Putting the fiber before the horse
When we think fiber installation, we think of conduits running under city streets, guys in orange vests stringing cable along utility poles, and … horses?
Vermont is in the process of wiring up the entire state for broadband and cellular service. Doing so in the more remote areas of the state is a logistical headache.
Enter Fred the Belgian draft horse. According to Reuters, Fred, and his owner Claude Desmarais, are helping a Vermont utility company string cable along back country roads where utility trucks fear to tread. Fred is hooked up to a draft harness and can pull the heavy lengths of cable as utility crews attach it to existing poles.
In heavily wooded areas (or during the mild Vermont winters with four feet of snow on the ground), Fred is invaluable, foreman Paul Clancy said in the article: “It would probably take 15 guys to do what Fred and Claude can do.”
Driverless car crashes. Cause? Driver error.
If this doesn’t help champion the cause of the driverless car … various sources reported on a self-driving Google Streetview car that was involved in a five-car pileup. The kicker? The vehicle’s human driver was in control of the Toyota Prius at the time of the crash.
Given that human error caused the incident, Google’s self-driving cars can still claim a perfect driving record with more than 140,000 miles driven. That impeccable safety record is a key factor in the state of Nevada’s decision to start licensing driverless cars.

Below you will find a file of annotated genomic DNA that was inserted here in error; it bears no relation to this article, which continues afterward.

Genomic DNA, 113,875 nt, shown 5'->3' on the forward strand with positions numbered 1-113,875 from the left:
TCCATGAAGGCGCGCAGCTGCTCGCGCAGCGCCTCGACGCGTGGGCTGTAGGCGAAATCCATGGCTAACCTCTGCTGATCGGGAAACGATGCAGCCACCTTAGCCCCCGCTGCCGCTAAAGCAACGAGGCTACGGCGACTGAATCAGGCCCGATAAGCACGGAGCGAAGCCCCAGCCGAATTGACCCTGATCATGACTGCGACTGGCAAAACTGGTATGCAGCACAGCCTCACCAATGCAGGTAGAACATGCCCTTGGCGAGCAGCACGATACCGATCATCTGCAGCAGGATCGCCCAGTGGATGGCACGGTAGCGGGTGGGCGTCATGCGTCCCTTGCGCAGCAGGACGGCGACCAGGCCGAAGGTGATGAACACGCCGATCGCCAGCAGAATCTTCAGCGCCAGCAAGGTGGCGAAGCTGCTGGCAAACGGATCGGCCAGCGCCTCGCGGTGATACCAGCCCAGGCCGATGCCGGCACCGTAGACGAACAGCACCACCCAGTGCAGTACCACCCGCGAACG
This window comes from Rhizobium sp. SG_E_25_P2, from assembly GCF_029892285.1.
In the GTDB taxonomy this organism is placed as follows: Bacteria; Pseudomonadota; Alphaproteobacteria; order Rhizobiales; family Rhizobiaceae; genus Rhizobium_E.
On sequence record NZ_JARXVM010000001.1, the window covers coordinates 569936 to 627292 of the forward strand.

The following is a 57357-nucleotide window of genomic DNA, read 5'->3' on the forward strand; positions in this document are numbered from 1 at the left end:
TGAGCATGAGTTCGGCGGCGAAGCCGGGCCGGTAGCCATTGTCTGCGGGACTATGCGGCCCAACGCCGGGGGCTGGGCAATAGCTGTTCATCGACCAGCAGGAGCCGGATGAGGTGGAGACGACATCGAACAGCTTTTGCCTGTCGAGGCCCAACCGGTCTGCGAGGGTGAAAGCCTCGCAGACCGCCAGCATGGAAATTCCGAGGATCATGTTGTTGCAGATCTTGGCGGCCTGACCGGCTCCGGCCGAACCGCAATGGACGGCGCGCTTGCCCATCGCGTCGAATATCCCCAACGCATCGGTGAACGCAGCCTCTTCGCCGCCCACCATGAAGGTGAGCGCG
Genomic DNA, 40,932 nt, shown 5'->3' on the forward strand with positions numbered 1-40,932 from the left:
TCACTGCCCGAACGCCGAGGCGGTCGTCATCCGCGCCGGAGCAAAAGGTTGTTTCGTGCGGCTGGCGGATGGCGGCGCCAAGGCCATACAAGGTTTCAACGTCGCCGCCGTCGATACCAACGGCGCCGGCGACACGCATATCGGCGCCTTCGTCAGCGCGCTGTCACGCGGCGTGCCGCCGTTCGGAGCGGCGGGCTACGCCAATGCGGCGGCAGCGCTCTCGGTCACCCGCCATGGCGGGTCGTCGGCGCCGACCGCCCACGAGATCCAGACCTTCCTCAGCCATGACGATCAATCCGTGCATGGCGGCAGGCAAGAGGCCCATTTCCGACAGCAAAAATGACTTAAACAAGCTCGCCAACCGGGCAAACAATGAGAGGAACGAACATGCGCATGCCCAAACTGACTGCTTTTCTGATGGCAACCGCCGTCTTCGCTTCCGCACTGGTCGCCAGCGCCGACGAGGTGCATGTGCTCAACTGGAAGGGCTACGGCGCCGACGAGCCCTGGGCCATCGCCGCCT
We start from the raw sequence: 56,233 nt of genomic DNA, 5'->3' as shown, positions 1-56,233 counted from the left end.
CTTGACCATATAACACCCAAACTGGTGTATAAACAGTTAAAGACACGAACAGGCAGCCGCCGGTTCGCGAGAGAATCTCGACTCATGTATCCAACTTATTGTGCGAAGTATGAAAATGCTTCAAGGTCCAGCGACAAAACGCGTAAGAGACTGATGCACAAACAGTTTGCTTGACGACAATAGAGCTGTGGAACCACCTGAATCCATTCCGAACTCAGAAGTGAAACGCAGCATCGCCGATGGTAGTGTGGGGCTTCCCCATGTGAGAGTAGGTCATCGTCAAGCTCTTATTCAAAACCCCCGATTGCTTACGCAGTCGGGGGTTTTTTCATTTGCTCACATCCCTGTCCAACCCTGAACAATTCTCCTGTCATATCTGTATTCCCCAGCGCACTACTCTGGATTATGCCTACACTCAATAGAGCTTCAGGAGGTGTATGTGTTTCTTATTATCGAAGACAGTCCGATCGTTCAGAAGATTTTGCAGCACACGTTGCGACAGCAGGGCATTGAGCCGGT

No word on when Google will have the poor sod who was behind the wheel executed.
Skynet’s going to be delivering pizzas next
Not to be outdone by Mountain View, the Chinese are developing a driverless car, too.
The Chinese car, the Hongqi HQ3, developed by the National University of Defense Technology, recently completed a 155-mile drive, and what’s interesting is that it did it without GPS.
The Hongqi HQ3 used video cameras and radar sensors connected to a proprietary artificial intelligence system in the trunk to drive 175 miles on a 55MPH expressway, changing lanes, avoiding slow drivers, and otherwise driving entirely unlike a teenager.
While the drive was made during daylight under ideal conditions (situations like nighttime driving or heavy fog could interfere), the test is a huge step in proving driverless technology.
Protests in protest of thwarted protest
In response to BART shutting down cellular service in an attempt to stop protests over a Bay Area man being shot by police, hacktivist group Anonymous is at it again. Several online sources reported that first the group hacked a website for BART customers, stealing contact info for at least 2,400 users and in some cases posting their personal information online.
Following the website breach, a second protest Monday in the Civic Center station slowed the evening commute, BART
officials said. This time, however, cell service wasn’t cut.
Contributor Nicholas Walter thinks that, while not as cool as commuting via jetpack, commuting via driverless car is still pretty rad. Send him your ideas for what the future should hold via Managing Editor Ashley Schwellenbach at email@example.com.